Minimal impact has been the consistent theme for the 2019 Bengals’ rookie class. For a team that relies so heavily on the NFL Draft, this is not the reality Cincinnati wants to face nine weeks into the season.
Playing time has not been the main issue. Four of their first six draft picks have either started or established themselves as role players. Injuries have only really hindered two players, but one of them was poised to solve one of their biggest weaknesses.
Through eight games, the rookies who’ve played for the Bengals simply haven’t done enough to push the needle for a struggling team. There’s still time, however, for some rookies to make a positive impression while the team is in full-blown evaluation mode.
Let’s evaluate where each rookie’s stock is at halfway through the year.
There’s nothing really to talk about with Williams, who’s been injured since the beginning of Summer, but he’s listed here because of what could be still to come. The first week of December is when the team will decide if Williams is ready to play for the first time.
In a lost season, there’s no benefit of playing Williams aside from getting some tape of him for next year. He of course won’t play at all if he’s not 100% ready and healthy, but giving this offense the best possible offensive line is important for the evaluation process.
Current stock trend: No change — Nothing has changed for Williams. He may come back, he may not. There’s no more current information that tells us anything different.
If you bought into the propaganda the Bengals spread about Sample during OTAs, that’s on you. For four years in college, Sample had always been a limited receiving option at the tight end position, despite boasting above average athleticism. The quarterback situation at Washington never did him any favors, but at some point, you just have to produce. Sample never did, and expecting notable production in his rookie year was the equivalent of chasing fool’s gold.
The true disappointment for Sample has been his underwhelming run blocking. This was a true asset Sample showcased in college and it’s been a rough transition into the pros. He’s Pro Football Focus’ 64th-ranked (out of 73 who’ve played 20% of their team’s snaps) tight end in run blocking. When you compare him to qualifying rookies, he’s only ahead of Noah Fant and behind five others.
When you factor all of that into consideration, there’s no real wonder why Sample has only played 18% of the offense’s snaps. He’s been underwhelming in the areas the team hoped he’d improve in and the areas they expected competence.
Current stock trend: Down — As of right now, the status quo hasn’t shifted much for Sample, but with Tyler Eifert potentially becoming more involved in the offense, Sample will continue operating as the team’s third tight end. The opportunities for him to be a more productive receiver have to be dwindling as the season progresses.
Representing the only true change the Bengals made at linebacker this offseason, Pratt has been inconsistent at best in his first 101 snaps of his career. Because of this, you can understand why the position group is still a gigantic weakness on the roster.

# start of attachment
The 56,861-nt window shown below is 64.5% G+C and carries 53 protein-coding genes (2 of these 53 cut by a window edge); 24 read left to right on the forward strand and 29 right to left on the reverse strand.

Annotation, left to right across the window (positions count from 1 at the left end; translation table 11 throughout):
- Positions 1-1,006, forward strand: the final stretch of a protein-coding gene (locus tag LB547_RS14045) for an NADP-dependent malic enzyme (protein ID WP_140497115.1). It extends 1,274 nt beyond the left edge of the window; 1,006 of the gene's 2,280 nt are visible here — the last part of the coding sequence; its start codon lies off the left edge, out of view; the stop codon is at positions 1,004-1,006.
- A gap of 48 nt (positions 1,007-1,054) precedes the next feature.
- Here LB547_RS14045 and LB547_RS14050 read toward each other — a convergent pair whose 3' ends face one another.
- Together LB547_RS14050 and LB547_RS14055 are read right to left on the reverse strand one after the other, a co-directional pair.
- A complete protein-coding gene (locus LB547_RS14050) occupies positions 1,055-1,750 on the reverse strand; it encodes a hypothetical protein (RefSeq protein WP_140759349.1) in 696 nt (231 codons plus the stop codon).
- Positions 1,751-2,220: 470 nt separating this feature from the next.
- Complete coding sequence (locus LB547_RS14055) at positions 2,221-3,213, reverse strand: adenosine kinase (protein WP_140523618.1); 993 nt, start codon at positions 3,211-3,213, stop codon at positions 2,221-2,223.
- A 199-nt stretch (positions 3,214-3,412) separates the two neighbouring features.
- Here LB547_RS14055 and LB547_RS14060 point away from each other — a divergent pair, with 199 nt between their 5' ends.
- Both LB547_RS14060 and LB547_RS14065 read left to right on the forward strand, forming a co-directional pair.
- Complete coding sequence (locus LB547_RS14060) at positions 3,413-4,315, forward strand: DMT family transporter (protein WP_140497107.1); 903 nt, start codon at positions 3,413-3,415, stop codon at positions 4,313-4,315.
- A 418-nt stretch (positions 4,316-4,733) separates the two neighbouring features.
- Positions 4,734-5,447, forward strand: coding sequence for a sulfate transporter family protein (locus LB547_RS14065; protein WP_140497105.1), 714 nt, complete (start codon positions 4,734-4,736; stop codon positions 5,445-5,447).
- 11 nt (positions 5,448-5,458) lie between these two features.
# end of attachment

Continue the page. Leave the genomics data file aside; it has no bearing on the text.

We saw Pratt getting gently rotated in with Preston Brown from Week 3 to Week 5, playing 31 snaps in those three games combined. The 30 snaps he played in Week 6 alone against the Ravens is when the troubles started popping up. Major lapses in coverage during that game and in Week 8 against the Rams have attributed to his PFF grade ranking near the bottom for rookie linebackers thus far.
The good news is that Pratt has shown value in the areas he excelled at in college. He’s a fierce tackler who is good at reading his keys and exploding into his fits. For as much as he’s been exposed in coverage, he’s been one of their better run defenders.
Current stock trend: Down — This is largely the same situation Sample is dealing with. The area that the Bengals need Pratt the most is where he’s struggling the most. His impact has not given a struggling defense the boost it so desperately needed. Placing all of that on Pratt was unfair, but he hasn’t given defensive coordinator Lou Anarumo much reason to play him more than he has.
Well, well, well, if it isn’t the man of the hour.
The idea of Finley starting over Andy Dalton went from just plausible to a stone cold reality last week. Finley has been observing the anemic Bengals’ offense from the bench all season, and now is being given the chance to lead it in a new direction.
Having A.J. Green in the lineup is an advantage Dalton didn’t have this year in a new offense, but it’s not like Finley is being dropped into an ideal situation for his first ever starts. His job is to keep the offense afloat and give his pass catchers a chance. Expecting anything more than that could be problematic, but the Bengals are surely going to find out anyways.
Current stock trend: EMPHATIC UP — Finley has eight weeks to prove he’s the true replacement for Dalton. His stock may never be higher than it is right now.
Wren’s usage this season has been predominantly based on the deficiencies of the rest of the defense. He was active Week 1 because the team was only carrying four linebackers and since then, he’s been playing mostly as an edge defender due to the team’s dwindling depth at that position.